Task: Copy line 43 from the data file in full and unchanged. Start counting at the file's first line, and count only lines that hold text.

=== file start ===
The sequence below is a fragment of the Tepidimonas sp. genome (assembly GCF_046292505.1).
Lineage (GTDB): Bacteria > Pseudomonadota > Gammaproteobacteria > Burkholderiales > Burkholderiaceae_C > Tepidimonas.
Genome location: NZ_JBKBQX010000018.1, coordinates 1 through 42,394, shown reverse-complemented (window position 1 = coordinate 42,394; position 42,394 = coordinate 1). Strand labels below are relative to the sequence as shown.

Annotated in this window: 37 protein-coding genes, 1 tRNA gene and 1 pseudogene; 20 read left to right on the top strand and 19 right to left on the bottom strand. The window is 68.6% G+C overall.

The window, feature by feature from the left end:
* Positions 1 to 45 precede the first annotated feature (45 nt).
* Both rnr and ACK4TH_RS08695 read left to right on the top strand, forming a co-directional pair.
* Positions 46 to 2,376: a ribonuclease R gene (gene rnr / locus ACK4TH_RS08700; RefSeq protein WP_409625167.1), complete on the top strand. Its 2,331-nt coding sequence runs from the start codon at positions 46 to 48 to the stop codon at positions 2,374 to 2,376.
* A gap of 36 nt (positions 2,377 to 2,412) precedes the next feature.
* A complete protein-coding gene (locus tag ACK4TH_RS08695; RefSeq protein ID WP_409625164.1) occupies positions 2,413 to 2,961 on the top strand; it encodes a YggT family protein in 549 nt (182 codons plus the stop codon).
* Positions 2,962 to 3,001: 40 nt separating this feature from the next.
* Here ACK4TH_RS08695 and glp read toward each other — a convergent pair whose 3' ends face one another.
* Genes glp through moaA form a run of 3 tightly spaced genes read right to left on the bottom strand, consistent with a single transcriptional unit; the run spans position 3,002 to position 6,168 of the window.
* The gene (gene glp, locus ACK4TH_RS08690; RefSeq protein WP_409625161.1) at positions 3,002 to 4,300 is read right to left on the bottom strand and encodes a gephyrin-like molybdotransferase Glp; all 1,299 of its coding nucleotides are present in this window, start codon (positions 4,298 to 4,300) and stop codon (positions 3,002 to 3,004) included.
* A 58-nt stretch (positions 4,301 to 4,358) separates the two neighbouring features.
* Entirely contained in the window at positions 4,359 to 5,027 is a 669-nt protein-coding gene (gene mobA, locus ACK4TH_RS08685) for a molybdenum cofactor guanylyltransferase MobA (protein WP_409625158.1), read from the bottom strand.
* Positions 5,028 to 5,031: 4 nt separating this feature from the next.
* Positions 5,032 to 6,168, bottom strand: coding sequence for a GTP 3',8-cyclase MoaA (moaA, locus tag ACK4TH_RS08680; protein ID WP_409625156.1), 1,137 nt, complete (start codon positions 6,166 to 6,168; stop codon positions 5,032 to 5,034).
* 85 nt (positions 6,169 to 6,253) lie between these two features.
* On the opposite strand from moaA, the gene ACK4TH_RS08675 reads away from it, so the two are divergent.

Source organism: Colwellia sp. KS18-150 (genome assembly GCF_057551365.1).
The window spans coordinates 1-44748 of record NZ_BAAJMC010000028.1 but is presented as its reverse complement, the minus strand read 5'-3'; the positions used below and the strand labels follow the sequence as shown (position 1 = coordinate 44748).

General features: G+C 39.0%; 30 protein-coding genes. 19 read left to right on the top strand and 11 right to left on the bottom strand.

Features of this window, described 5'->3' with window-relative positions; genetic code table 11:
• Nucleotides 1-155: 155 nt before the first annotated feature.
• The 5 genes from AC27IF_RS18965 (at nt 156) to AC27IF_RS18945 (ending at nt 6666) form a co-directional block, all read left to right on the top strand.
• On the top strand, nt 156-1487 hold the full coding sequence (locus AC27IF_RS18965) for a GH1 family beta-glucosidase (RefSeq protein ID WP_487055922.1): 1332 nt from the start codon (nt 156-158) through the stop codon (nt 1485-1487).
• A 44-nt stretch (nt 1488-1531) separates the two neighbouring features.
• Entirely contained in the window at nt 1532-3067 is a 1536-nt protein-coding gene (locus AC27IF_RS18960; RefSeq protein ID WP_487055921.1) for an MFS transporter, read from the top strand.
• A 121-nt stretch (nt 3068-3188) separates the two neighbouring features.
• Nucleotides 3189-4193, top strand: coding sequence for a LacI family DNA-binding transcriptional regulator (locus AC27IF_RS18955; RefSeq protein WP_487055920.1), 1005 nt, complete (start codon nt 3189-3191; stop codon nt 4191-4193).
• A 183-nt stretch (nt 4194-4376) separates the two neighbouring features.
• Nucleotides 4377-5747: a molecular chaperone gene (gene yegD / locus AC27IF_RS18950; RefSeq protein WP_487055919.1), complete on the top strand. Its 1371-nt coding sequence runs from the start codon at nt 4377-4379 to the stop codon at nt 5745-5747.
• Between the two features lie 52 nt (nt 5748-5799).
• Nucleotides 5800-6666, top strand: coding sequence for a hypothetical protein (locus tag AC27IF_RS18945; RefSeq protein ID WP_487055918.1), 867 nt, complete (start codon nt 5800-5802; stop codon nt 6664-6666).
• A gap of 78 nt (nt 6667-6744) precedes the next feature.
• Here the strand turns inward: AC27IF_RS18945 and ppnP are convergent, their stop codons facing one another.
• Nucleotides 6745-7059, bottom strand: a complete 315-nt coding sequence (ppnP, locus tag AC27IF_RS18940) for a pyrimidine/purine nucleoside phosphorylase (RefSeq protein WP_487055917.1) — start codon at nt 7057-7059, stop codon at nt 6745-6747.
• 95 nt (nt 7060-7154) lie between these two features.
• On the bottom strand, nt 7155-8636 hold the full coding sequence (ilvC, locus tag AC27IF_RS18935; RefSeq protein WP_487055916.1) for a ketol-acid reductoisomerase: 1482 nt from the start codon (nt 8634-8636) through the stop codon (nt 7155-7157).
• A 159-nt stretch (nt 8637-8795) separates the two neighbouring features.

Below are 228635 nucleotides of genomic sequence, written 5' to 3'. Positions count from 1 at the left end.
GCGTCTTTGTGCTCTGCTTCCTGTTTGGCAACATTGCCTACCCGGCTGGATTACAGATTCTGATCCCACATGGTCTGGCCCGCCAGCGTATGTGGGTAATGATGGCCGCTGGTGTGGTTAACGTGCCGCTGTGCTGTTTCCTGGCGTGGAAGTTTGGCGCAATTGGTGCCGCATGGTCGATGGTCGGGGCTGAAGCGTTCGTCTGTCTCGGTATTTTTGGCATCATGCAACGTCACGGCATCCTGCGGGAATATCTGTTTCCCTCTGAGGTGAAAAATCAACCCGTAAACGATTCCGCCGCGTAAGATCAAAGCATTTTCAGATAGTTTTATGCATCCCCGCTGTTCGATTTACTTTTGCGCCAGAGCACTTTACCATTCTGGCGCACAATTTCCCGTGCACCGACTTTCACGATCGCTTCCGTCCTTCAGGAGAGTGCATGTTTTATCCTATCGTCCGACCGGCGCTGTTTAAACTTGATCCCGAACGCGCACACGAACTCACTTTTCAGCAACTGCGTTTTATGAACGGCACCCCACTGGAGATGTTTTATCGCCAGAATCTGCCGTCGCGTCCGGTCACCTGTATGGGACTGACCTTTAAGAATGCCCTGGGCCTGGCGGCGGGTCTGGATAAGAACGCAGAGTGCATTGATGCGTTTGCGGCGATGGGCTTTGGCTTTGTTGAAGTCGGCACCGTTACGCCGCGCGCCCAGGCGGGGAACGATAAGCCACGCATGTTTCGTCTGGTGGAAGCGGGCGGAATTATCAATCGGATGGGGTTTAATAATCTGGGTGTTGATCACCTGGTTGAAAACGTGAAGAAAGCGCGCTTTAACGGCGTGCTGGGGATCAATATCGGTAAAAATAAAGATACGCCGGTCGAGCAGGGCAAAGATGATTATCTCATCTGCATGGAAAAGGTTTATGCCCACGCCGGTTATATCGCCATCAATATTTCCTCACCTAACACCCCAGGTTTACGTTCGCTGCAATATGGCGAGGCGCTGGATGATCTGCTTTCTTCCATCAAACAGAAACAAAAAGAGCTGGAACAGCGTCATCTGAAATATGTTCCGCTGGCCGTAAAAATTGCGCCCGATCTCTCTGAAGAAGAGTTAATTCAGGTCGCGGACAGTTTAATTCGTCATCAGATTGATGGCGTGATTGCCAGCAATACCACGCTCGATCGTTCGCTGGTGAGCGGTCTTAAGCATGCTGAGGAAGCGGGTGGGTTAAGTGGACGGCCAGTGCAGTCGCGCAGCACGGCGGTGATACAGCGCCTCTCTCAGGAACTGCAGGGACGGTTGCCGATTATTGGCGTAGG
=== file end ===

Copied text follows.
GCGTCTTTGTGCTCTGCTTCCTGTTTGGCAACATTGCCTACCCGGCTGGATTACAGATTCTGATCCCACATGGTCTGGCCCGCCAGCGTATGTGGGTAATGATGGCCGCTGGTGTGGTTAACGTGCCGCTGTGCTGTTTCCTGGCGTGGAAGTTTGGCGCAATTGGTGCCGCATGGTCGATGGTCGGGGCTGAAGCGTTCGTCTGTCTCGGTATTTTTGGCATCATGCAACGTCACGGCATCCTGCGGGAATATCTGTTTCCCTCTGAGGTGAAAAATCAACCCGTAAACGATTCCGCCGCGTAAGATCAAAGCATTTTCAGATAGTTTTATGCATCCCCGCTGTTCGATTTACTTTTGCGCCAGAGCACTTTACCATTCTGGCGCACAATTTCCCGTGCACCGACTTTCACGATCGCTTCCGTCCTTCAGGAGAGTGCATGTTTTATCCTATCGTCCGACCGGCGCTGTTTAAACTTGATCCCGAACGCGCACACGAACTCACTTTTCAGCAACTGCGTTTTATGAACGGCACCCCACTGGAGATGTTTTATCGCCAGAATCTGCCGTCGCGTCCGGTCACCTGTATGGGACTGACCTTTAAGAATGCCCTGGGCCTGGCGGCGGGTCTGGATAAGAACGCAGAGTGCATTGATGCGTTTGCGGCGATGGGCTTTGGCTTTGTTGAAGTCGGCACCGTTACGCCGCGCGCCCAGGCGGGGAACGATAAGCCACGCATGTTTCGTCTGGTGGAAGCGGGCGGAATTATCAATCGGATGGGGTTTAATAATCTGGGTGTTGATCACCTGGTTGAAAACGTGAAGAAAGCGCGCTTTAACGGCGTGCTGGGGATCAATATCGGTAAAAATAAAGATACGCCGGTCGAGCAGGGCAAAGATGATTATCTCATCTGCATGGAAAAGGTTTATGCCCACGCCGGTTATATCGCCATCAATATTTCCTCACCTAACACCCCAGGTTTACGTTCGCTGCAATATGGCGAGGCGCTGGATGATCTGCTTTCTTCCATCAAACAGAAACAAAAAGAGCTGGAACAGCGTCATCTGAAATATGTTCCGCTGGCCGTAAAAATTGCGCCCGATCTCTCTGAAGAAGAGTTAATTCAGGTCGCGGACAGTTTAATTCGTCATCAGATTGATGGCGTGATTGCCAGCAATACCACGCTCGATCGTTCGCTGGTGAGCGGTCTTAAGCATGCTGAGGAAGCGGGTGGGTTAAGTGGACGGCCAGTGCAGTCGCGCAGCACGGCGGTGATACAGCGCCTCTCTCAGGAACTGCAGGGACGGTTGCCGATTATTGGCGTAGG